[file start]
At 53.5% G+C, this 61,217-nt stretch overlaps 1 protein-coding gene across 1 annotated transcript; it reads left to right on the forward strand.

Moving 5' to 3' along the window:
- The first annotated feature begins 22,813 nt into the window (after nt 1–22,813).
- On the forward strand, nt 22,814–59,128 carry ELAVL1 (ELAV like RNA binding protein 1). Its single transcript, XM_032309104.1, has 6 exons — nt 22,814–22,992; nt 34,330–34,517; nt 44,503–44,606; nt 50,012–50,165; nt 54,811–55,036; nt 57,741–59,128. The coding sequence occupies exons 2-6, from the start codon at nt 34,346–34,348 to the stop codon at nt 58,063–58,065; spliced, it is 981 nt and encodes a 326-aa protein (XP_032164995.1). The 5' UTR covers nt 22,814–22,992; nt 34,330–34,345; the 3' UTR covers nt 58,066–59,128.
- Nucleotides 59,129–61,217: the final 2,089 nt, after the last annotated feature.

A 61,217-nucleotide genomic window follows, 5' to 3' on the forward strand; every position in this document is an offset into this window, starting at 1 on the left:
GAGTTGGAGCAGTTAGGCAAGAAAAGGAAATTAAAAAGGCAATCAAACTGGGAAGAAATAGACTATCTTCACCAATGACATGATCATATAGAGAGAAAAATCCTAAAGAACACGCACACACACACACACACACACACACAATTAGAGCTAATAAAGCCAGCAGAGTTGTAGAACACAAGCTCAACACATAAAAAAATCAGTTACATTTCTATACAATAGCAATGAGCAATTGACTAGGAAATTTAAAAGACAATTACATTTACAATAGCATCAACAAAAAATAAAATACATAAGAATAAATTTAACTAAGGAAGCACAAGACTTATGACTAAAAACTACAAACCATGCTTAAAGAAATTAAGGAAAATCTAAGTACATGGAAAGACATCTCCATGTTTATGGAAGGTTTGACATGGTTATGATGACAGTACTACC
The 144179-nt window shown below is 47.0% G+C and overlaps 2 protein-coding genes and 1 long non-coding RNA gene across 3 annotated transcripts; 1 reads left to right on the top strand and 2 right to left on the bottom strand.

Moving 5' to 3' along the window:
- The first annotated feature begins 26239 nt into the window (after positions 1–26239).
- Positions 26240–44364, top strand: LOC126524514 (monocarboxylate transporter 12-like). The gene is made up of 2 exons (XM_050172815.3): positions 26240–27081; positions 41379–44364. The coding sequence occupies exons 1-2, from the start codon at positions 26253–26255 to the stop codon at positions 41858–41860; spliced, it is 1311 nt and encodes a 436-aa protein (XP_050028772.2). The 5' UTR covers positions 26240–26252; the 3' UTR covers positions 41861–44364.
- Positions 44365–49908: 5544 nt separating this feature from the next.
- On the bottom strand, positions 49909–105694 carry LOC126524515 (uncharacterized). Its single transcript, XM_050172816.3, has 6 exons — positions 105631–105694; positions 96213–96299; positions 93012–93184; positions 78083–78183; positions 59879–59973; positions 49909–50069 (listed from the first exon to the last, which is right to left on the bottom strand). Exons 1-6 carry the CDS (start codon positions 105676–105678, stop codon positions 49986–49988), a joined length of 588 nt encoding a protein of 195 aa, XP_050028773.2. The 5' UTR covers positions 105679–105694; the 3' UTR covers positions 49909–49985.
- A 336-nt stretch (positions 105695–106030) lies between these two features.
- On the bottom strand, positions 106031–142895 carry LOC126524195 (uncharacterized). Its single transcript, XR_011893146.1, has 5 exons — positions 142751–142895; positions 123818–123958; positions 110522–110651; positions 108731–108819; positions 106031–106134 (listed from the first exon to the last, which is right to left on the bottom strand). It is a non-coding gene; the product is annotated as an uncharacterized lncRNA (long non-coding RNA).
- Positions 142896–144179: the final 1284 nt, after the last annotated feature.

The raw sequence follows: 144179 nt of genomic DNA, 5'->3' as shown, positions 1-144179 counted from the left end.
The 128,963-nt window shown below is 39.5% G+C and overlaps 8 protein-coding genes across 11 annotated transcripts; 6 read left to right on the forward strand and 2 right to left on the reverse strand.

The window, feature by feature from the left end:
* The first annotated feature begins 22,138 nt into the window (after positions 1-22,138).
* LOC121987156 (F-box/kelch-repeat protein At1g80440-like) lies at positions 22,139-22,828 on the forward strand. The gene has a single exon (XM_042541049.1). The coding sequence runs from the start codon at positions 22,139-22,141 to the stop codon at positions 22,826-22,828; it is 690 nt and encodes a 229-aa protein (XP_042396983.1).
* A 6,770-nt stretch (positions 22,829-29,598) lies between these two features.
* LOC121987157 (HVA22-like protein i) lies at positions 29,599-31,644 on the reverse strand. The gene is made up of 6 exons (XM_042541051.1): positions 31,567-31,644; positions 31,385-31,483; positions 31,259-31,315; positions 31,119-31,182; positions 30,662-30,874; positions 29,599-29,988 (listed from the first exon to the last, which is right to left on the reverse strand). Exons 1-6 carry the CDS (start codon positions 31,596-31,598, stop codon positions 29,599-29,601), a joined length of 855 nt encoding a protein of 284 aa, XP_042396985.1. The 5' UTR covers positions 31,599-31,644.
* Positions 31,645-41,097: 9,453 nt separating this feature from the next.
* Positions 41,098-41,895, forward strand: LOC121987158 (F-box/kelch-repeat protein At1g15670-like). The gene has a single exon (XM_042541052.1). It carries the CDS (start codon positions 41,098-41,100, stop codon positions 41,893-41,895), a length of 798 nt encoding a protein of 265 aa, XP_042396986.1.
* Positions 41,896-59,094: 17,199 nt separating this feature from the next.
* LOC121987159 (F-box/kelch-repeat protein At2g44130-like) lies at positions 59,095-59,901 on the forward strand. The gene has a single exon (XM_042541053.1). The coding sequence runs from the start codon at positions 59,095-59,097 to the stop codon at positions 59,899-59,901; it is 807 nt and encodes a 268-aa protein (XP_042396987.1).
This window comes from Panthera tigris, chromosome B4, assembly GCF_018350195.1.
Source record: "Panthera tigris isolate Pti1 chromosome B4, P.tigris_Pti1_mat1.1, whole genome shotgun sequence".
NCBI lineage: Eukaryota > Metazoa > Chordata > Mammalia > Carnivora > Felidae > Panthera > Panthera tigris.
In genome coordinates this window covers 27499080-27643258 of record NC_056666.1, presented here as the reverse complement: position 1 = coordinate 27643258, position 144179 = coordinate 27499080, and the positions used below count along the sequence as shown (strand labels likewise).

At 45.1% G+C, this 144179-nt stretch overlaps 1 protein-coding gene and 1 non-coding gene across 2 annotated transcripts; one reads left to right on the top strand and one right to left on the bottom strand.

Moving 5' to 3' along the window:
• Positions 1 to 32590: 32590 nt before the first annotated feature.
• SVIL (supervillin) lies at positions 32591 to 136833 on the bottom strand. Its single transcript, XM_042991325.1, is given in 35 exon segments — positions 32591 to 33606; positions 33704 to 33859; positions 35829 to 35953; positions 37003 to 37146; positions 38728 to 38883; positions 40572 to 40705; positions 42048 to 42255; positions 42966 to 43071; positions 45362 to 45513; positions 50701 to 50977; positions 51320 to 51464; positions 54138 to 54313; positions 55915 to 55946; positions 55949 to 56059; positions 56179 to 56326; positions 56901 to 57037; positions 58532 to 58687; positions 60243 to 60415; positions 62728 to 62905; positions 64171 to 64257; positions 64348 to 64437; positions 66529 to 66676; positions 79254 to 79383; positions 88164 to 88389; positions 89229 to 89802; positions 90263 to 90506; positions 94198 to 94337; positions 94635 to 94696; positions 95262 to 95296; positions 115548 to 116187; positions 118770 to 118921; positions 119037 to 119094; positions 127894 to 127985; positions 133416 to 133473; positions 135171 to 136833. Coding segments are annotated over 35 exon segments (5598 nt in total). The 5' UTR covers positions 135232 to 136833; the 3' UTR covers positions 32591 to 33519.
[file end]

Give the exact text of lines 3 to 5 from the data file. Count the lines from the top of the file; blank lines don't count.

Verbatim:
- The first annotated feature begins 22,813 nt into the window (after nt 1–22,813).
- On the forward strand, nt 22,814–59,128 carry ELAVL1 (ELAV like RNA binding protein 1). Its single transcript, XM_032309104.1, has 6 exons — nt 22,814–22,992; nt 34,330–34,517; nt 44,503–44,606; nt 50,012–50,165; nt 54,811–55,036; nt 57,741–59,128. The coding sequence occupies exons 2-6, from the start codon at nt 34,346–34,348 to the stop codon at nt 58,063–58,065; spliced, it is 981 nt and encodes a 326-aa protein (XP_032164995.1). The 5' UTR covers nt 22,814–22,992; nt 34,330–34,345; the 3' UTR covers nt 58,066–59,128.
- Nucleotides 59,129–61,217: the final 2,089 nt, after the last annotated feature.